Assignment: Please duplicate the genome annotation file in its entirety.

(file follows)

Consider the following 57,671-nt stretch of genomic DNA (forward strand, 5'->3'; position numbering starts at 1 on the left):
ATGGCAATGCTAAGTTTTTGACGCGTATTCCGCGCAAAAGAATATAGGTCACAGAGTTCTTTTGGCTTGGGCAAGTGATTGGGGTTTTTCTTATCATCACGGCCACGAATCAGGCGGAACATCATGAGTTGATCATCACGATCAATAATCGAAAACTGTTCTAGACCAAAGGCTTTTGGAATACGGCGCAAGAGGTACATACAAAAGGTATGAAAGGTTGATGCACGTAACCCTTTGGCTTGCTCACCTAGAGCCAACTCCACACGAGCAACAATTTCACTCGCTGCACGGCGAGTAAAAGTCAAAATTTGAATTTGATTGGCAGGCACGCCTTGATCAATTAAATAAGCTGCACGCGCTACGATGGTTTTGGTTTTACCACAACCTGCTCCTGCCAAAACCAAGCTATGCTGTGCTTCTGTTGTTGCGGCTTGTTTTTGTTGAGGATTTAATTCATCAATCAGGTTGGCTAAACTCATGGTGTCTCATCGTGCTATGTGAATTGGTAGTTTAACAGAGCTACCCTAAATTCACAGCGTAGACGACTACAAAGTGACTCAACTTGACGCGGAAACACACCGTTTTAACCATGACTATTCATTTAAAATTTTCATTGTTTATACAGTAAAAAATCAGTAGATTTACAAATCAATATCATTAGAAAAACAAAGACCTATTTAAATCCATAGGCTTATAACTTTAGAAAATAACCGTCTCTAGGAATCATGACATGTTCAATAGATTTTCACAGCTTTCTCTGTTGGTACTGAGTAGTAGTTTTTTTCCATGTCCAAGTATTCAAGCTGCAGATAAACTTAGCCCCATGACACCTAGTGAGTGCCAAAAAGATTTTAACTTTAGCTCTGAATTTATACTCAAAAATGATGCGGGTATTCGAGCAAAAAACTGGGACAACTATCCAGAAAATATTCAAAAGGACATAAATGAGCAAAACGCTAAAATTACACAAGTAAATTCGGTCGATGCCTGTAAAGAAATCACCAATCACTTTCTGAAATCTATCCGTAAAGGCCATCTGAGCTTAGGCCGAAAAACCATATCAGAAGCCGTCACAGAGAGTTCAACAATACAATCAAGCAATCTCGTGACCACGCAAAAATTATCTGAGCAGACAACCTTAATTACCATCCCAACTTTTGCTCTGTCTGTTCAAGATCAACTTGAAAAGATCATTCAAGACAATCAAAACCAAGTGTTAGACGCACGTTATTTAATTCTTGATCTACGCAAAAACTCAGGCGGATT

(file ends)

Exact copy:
Consider the following 57,671-nt stretch of genomic DNA (forward strand, 5'->3'; position numbering starts at 1 on the left):
ATGGCAATGCTAAGTTTTTGACGCGTATTCCGCGCAAAAGAATATAGGTCACAGAGTTCTTTTGGCTTGGGCAAGTGATTGGGGTTTTTCTTATCATCACGGCCACGAATCAGGCGGAACATCATGAGTTGATCATCACGATCAATAATCGAAAACTGTTCTAGACCAAAGGCTTTTGGAATACGGCGCAAGAGGTACATACAAAAGGTATGAAAGGTTGATGCACGTAACCCTTTGGCTTGCTCACCTAGAGCCAACTCCACACGAGCAACAATTTCACTCGCTGCACGGCGAGTAAAAGTCAAAATTTGAATTTGATTGGCAGGCACGCCTTGATCAATTAAATAAGCTGCACGCGCTACGATGGTTTTGGTTTTACCACAACCTGCTCCTGCCAAAACCAAGCTATGCTGTGCTTCTGTTGTTGCGGCTTGTTTTTGTTGAGGATTTAATTCATCAATCAGGTTGGCTAAACTCATGGTGTCTCATCGTGCTATGTGAATTGGTAGTTTAACAGAGCTACCCTAAATTCACAGCGTAGACGACTACAAAGTGACTCAACTTGACGCGGAAACACACCGTTTTAACCATGACTATTCATTTAAAATTTTCATTGTTTATACAGTAAAAAATCAGTAGATTTACAAATCAATATCATTAGAAAAACAAAGACCTATTTAAATCCATAGGCTTATAACTTTAGAAAATAACCGTCTCTAGGAATCATGACATGTTCAATAGATTTTCACAGCTTTCTCTGTTGGTACTGAGTAGTAGTTTTTTTCCATGTCCAAGTATTCAAGCTGCAGATAAACTTAGCCCCATGACACCTAGTGAGTGCCAAAAAGATTTTAACTTTAGCTCTGAATTTATACTCAAAAATGATGCGGGTATTCGAGCAAAAAACTGGGACAACTATCCAGAAAATATTCAAAAGGACATAAATGAGCAAAACGCTAAAATTACACAAGTAAATTCGGTCGATGCCTGTAAAGAAATCACCAATCACTTTCTGAAATCTATCCGTAAAGGCCATCTGAGCTTAGGCCGAAAAACCATATCAGAAGCCGTCACAGAGAGTTCAACAATACAATCAAGCAATCTCGTGACCACGCAAAAATTATCTGAGCAGACAACCTTAATTACCATCCCAACTTTTGCTCTGTCTGTTCAAGATCAACTTGAAAAGATCATTCAAGACAATCAAAACCAAGTGTTAGACGCACGTTATTTAATTCTTGATCTACGCAAAAACTCAGGCGGATT